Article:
As he established himself successfully in the local business environment, he invited members of his family to join from Cameroon. Especially his brothers Adamou and Salifou have been influential in assisting me not just with their knowledge, but with first hand information on any new and exciting pieces that have come to the market. Abraham has been officially rewarded with a chiefdom by the king of the Bamun and is currently the official representative of the king in South Africa, assisting with the spiritual and social well being of the resident Cameroon community. Over the years my relationship with Abraham has strengthened and we have become true friends in the African way of Ubuntu. Abraham, his brothers and their circle of associates have been of great assistance to me in asserting a true value of the collected pieces. As the difference between genuine and faked pieces is sometimes difficult to tell, it is extremely important and rewarding to be in a position to get honest and knowledge based second and third opinions at all times. Very interesting are the different values applied in judging pieces, for the Europeans the questions are very factual, missing the real point, like, is it genuine, how old is it, where does it come from? While to an African with roots in traditional culture the first judgement is the spiritual power it contains. After many years I believe I have at least partly developed an African understanding of traditional art.
The description Traditional African Art refers strictly to the art of Black Africa, excluding the Arabian countries and Egypt in the North and the San, Khoi and European cultures in the South. Most African Art is made from wood, so it is no surprise that the people of the tropical forests in West and Central Africa have been the most productive and also the most creative exponents. Traditional African Art was never made for the sake of art alone, as was done in Europe, but always had a religious or cultural purpose. Even the court art of Nigeria or Cameroon can be described as religious as the king was sublime and the spiritual master of his people, and all court art was only to enhance his prestige.
It has generally been an accepted norm by international authorities that for African Art to be genuine, it had to be created for a religious or cultural purpose and it had been used for that purpose. I agree to this standard of evaluation, but I firmly believe that art also needs to be fully appreciated for it’s aesthetic value alone. The old traditional ways have all but disappeared and with it the natural ability and driving force of creativity which was a by product of the way of life. That is why the collection is called Vanishing African Art as in future there will only be cheap and repetitive reproductions for the tourist trade, while the new African creativity will probably at first thrive in areas of fashion, music, and literature, as has happened already, before a kind of African renaissance opens the way for a new wave of inspiring visual arts.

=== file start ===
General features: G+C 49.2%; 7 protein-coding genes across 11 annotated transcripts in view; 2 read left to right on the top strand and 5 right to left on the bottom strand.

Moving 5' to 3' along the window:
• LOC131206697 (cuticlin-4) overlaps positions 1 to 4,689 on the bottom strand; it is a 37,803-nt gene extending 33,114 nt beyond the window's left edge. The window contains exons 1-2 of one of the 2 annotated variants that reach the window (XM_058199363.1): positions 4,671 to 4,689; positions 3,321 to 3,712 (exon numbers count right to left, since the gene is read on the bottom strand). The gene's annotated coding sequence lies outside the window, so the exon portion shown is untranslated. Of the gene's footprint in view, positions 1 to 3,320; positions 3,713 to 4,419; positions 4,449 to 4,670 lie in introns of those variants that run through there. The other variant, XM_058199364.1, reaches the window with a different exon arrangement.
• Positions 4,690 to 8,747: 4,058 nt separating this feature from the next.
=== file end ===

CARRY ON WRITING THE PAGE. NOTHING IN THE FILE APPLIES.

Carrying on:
Most of the pieces in the collection originate from the early 20th century and were originally collected from the 1950’s to the 1970’s. This was the time when the new religions, especially Christianity (Islam in the North had been established well before then) and of course political independence became the driving forces of change, and everybody wanted to emulate the western style of living, to the extend of even feeling embarrassed of their roots. Many original sculptures were destroyed, burned, or buried under ground. Yet many survived and were kept by local chiefs or medicine men, and many pieces were collected by men with great foresight like Nji Idriss Mbombo, the father of my friend Abraham. As a grandson of King Ebrahim Njoya, he was part of Bamun nobility but never involved in the direct circle of royalty and had to find and create his own way of surviving. From the 1950’s to the 1980’s he was a travelling trader and salesman, covering all of Central Africa from Nigeria to as far as Zambia in the South. As money was in short supply, he had the foresight and ability to exchange his services for many treasures of traditional African art, which would otherwise probably have disappeared without any trace. My closeness to Abraham and his brothers, and through their father the connection to one of the greatest rulers in African history adds even more to the meaning and importance of my collection.